NYC Catholic Schools Open September 7th & NYC Public Schools Open on the 8th
Ode to Some of the Great Teachers I've Known, Who've Been Guides on the Trail of Life
In Words & Deeds, We are all Students & We are all Teachers, be it Consciously or Not
September 7, 2022 / NYC Neighborhoods / Opinion / Gotham Buzz NYC.
On Wednesday, September 7th the Catholic schools in NYC reopen for the new school year.
On Thursday, September 8, 2022 NYC public schools reopen. Many of the CoVid guidelines of the prior public school year have been modified, so copy and paste the following link for an update. https://www.schools.nyc.gov/school-life/health-and-wellness/covid-information/health-and-safety-in-our-schools.
Thinking of Those who Made a Difference
As I contemplated the upcoming school year I thought back to all of the great teachers who made a difference in my life. And so it is to them that I dedicate this column. Generally I'm going to discuss the school teachers as they chronologically entered my life, and discuss the other teachers in my life who taught me things outside of school, in reverse chronological order. Also please note that this is by no means a complete list, but really rather a first attempt at thanking some of the teachers who made a difference in my life, while passing on a few of the golden nuggets I learned from them.
The High School Teachers Who Made a Difference
It started at Abbott Pennings high school in DePere, Wisconsin where I grew up. Father Frigo was our freshman or sophomore history teacher. He was also a coach of the football and basketball teams which won state championships, and as such, was perhaps treated a bit too familiarly, even irreverently, by some of the star athletes in our class. What Father Frigo taught me was that historical narratives change over time, and that, " ... you have to pay attention to whether you're looking at primary sources or secondary sources ... " to truly understand the nature of events.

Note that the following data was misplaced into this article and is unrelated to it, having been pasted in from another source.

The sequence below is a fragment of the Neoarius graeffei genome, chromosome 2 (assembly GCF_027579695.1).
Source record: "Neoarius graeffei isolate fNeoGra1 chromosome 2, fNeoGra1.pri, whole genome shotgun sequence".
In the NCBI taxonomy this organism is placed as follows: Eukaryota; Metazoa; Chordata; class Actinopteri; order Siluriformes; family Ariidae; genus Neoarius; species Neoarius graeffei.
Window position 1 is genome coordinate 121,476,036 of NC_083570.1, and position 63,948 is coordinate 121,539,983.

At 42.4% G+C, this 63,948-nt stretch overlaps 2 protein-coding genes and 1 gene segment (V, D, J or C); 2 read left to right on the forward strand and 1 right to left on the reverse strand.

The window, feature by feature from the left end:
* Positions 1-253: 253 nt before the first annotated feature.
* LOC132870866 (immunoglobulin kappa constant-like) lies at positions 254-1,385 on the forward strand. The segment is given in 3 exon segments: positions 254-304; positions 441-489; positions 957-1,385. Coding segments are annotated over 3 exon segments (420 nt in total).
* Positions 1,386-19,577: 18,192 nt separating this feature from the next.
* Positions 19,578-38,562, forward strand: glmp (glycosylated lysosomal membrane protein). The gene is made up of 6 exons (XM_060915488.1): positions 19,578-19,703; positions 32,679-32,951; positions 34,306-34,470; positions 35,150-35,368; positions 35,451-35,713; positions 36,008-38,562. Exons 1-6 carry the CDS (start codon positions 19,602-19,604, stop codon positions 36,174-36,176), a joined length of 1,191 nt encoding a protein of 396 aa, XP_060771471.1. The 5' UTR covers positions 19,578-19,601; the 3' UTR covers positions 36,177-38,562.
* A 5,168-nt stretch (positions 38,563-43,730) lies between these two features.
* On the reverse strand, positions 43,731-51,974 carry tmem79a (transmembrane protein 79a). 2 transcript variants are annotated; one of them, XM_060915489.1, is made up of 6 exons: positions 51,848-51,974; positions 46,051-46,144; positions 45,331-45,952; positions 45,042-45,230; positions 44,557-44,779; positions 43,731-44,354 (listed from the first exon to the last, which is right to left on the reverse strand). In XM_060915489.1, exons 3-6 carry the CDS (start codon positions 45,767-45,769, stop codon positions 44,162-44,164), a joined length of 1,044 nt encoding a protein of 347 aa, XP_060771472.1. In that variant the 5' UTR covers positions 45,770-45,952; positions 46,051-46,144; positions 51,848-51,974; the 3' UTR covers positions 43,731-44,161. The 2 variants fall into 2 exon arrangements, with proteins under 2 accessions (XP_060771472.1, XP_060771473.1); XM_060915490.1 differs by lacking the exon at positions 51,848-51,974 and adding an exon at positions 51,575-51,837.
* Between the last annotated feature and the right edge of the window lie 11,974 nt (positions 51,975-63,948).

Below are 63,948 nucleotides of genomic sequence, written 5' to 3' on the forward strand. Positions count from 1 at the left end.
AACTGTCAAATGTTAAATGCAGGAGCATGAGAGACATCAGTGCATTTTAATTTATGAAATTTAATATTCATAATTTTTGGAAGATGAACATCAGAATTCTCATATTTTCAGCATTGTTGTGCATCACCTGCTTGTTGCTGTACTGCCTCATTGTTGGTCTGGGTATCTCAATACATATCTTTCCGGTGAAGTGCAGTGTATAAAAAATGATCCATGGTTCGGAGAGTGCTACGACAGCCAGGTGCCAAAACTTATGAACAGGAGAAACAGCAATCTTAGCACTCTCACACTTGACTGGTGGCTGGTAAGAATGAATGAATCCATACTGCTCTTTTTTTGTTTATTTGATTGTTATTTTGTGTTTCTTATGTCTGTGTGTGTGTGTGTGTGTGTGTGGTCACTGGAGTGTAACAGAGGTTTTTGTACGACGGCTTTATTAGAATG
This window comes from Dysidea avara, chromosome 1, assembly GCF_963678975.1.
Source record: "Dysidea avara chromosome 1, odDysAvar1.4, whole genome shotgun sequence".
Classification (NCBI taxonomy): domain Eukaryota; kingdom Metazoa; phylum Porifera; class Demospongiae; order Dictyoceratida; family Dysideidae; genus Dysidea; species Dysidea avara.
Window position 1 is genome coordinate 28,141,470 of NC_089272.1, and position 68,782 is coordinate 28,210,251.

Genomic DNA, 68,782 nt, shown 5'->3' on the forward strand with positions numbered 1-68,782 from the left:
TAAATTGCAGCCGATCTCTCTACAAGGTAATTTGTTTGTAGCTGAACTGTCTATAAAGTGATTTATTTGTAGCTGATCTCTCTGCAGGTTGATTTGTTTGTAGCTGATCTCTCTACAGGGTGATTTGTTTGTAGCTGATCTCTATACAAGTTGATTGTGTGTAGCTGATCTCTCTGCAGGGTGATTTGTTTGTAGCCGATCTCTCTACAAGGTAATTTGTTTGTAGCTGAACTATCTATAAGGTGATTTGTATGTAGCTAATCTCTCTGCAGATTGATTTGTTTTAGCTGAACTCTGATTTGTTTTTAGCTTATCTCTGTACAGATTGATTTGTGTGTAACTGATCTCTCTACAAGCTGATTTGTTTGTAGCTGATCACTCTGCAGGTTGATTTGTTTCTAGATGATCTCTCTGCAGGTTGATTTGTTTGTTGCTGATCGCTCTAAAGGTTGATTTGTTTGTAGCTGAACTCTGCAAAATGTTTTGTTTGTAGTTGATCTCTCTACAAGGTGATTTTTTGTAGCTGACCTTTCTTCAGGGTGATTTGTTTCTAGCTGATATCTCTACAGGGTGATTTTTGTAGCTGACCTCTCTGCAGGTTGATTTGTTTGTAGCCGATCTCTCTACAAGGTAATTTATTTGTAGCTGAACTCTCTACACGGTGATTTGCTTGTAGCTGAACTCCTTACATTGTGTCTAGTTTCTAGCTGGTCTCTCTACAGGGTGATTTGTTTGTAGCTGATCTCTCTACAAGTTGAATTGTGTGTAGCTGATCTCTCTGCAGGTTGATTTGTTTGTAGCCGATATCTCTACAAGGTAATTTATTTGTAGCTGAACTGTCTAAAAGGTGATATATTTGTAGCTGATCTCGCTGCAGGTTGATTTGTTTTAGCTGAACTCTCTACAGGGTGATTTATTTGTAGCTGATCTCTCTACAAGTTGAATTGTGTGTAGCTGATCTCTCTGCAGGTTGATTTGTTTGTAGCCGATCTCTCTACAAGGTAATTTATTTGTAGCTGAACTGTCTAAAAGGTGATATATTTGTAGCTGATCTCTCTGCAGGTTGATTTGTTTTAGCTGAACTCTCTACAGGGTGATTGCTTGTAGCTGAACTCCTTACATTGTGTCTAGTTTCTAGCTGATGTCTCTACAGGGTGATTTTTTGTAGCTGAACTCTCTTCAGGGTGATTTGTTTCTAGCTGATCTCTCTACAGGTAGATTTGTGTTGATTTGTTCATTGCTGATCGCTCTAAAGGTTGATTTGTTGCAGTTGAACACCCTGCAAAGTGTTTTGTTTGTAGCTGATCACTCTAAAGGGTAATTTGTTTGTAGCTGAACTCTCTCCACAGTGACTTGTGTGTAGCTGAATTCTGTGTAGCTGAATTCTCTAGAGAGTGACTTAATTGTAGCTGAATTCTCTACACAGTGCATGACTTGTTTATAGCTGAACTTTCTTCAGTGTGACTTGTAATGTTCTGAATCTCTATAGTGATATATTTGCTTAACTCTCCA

He taught us that, " ... revisionist history is a secondary source, but also plays an important role in our understanding of the past ...". He noted that pressure to conform to the prevailing cultural norms and narratives of those in power at a given time can distort and obfuscate the truth. But cultural norms and those in power change over time, so that oftentimes, at least in a free speech democracy, the passing of time permits a more honest appraisal of past events. We can see this playing out currently, as the Civil War 'heroes' of the Confederate south are more appropriately treated in historical terms as traitors to the republic, and as champions of a harsh, cruel system of enslavement of a large portion of the American population at the time. Likewise, in dictatorships, narcissitic despots often use and distort history to provide support for their violent aggression. We saw this scenario play out in Nazi Germany in the 1930's and 1940's, and we're witnessing it today in Putin's Russia.
My junior year I came up against a tough nun, Sister Janet, who for some god forsaken reason, took it upon herself to make sure that I understood algebra. I fought her tooth and nail throughout the year, but over time she broke me down and taught me the beauty of the logic inherent in algebraic equations, for which there is no wiggle room between getting it right and getting it wrong.
And lastly, at Abbott Pennings high school, I was taught an even larger lesson by Father Meehan, in religion class. I questioned some of the basic beliefs of Catholicism in class. He patiently answered my questions, and in the end told me something that I will always remember, when he said, "don't stop questioning ... question everything". Little did I know that that was both a blessing and a curse, as I have continued to question everything ever since.
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The College Professors who Made a Difference
I first attended college at St. Norbert College, also in DePere, Wisconsin. In what was my first junior year, I ended up in a history class with Doctor Jonathan Webster. At first I found it unfortunate that I was one of only two students in the class, so this meant I actually had to do all of the homework every week, because while Professor Webster lectured us, he also engaged me and the other student in conversations about what we read in each and every assignment. The class was about Tudor Stuart England, and perhaps for the first time, I walked away with a true appreciation for the study of history at a very in-depth level. We had to read about two dozen books during the course of the semester, and during those three person classes, Professor Webster imparted his knowledge of the period, and helped us more fully understand what we were reading.